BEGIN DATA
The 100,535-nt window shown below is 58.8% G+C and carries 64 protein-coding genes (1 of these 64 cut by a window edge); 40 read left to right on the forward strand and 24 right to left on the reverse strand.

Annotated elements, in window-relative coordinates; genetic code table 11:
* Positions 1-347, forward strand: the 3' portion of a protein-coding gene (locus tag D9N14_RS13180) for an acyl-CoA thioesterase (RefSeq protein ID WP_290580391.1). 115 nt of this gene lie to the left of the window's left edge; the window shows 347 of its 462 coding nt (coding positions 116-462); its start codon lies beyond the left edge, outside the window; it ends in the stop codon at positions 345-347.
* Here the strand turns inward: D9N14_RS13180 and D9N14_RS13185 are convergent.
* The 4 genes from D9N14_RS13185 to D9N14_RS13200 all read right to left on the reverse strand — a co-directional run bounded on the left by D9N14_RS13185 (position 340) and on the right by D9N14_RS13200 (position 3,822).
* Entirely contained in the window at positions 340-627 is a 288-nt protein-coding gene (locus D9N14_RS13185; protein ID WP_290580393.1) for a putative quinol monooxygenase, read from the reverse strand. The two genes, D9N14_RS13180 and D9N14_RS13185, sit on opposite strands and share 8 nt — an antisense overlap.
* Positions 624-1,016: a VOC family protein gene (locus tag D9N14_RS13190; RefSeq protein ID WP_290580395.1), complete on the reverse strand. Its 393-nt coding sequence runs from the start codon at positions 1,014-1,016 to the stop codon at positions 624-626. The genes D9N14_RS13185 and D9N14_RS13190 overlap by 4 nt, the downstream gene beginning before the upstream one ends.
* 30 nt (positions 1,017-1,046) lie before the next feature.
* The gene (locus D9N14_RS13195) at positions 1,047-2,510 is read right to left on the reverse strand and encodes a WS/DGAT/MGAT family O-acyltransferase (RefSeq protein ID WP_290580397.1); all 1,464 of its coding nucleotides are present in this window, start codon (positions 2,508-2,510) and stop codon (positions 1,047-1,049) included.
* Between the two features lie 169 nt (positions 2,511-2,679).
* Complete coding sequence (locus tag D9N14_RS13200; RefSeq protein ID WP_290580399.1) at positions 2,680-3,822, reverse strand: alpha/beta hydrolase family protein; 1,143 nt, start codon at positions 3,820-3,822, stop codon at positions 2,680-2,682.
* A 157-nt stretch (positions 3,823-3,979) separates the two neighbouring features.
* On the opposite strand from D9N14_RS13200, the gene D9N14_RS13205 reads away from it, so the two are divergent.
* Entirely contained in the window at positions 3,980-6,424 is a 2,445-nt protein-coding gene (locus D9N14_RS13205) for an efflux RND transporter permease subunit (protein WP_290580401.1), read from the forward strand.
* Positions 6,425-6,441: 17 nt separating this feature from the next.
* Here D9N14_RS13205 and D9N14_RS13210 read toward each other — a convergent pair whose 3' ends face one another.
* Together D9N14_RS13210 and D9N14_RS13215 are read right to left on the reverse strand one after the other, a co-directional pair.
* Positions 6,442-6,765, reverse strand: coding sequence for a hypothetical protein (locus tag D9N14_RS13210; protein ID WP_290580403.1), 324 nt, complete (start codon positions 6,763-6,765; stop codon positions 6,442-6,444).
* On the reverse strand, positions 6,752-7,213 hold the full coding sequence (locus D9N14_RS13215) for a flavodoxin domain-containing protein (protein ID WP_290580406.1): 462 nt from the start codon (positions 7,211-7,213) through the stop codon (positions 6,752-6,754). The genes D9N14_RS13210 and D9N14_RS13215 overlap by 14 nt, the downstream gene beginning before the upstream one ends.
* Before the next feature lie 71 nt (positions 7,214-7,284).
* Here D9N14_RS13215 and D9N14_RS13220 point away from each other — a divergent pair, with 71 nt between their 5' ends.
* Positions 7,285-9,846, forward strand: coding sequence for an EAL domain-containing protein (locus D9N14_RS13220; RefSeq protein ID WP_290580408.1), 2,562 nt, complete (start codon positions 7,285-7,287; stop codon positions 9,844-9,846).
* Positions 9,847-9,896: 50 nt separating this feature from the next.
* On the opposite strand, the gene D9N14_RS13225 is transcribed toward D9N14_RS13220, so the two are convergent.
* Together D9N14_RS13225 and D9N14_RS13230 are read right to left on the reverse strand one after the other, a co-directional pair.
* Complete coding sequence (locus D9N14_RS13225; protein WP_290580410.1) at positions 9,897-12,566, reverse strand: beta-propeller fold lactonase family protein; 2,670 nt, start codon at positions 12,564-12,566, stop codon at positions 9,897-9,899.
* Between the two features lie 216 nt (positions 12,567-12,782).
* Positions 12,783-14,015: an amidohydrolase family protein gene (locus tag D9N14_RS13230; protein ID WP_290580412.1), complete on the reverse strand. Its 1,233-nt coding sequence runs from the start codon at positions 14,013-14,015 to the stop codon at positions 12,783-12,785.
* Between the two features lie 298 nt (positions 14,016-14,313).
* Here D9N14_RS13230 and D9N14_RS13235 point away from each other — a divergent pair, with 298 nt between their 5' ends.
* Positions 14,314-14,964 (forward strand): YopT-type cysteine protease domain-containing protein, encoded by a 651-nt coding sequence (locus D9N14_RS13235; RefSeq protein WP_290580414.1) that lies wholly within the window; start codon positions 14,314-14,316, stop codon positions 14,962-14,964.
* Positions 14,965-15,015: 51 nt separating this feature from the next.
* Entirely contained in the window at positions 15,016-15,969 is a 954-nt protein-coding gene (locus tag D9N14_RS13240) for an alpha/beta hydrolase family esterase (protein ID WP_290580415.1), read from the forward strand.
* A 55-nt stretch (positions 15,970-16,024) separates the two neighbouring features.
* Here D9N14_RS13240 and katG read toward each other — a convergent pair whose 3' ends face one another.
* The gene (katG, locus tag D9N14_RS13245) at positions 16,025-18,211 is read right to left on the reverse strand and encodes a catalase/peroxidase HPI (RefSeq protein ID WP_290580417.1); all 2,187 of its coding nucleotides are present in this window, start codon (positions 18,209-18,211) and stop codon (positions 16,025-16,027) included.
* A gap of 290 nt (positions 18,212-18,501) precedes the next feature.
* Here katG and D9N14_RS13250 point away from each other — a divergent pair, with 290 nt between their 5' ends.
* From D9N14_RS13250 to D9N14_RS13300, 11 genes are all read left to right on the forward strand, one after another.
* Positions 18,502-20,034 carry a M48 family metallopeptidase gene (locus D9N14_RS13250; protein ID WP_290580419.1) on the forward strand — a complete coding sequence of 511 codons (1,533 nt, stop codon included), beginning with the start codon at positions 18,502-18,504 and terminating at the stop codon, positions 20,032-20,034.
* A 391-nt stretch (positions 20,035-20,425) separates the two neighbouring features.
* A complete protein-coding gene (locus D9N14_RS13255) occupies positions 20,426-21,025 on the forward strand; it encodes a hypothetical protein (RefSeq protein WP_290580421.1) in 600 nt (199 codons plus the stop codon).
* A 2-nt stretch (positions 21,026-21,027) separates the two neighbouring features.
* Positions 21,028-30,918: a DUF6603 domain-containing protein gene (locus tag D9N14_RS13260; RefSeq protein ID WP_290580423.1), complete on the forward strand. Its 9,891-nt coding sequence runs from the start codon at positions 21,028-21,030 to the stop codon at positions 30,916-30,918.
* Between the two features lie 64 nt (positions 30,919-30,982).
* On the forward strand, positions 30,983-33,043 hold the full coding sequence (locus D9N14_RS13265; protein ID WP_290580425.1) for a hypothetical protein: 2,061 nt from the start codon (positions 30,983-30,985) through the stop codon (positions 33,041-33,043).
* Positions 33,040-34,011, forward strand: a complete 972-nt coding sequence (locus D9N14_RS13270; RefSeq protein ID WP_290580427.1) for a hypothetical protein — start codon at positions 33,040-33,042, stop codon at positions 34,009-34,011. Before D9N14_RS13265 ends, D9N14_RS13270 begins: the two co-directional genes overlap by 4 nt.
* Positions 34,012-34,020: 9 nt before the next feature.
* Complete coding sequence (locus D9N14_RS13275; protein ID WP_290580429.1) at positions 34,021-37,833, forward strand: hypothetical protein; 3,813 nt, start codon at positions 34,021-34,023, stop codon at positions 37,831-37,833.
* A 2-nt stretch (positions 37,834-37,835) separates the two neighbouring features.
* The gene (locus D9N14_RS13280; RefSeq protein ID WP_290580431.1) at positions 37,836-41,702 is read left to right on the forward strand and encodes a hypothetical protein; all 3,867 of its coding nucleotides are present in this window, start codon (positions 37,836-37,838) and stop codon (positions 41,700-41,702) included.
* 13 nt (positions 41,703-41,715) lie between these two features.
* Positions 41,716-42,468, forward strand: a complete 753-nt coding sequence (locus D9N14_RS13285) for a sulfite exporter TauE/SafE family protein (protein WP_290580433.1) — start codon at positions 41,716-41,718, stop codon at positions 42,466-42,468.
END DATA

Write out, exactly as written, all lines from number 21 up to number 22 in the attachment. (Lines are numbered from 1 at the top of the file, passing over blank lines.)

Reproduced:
* Here D9N14_RS13215 and D9N14_RS13220 point away from each other — a divergent pair, with 71 nt between their 5' ends.
* Positions 7,285-9,846, forward strand: coding sequence for an EAL domain-containing protein (locus D9N14_RS13220; RefSeq protein ID WP_290580408.1), 2,562 nt, complete (start codon positions 7,285-7,287; stop codon positions 9,844-9,846).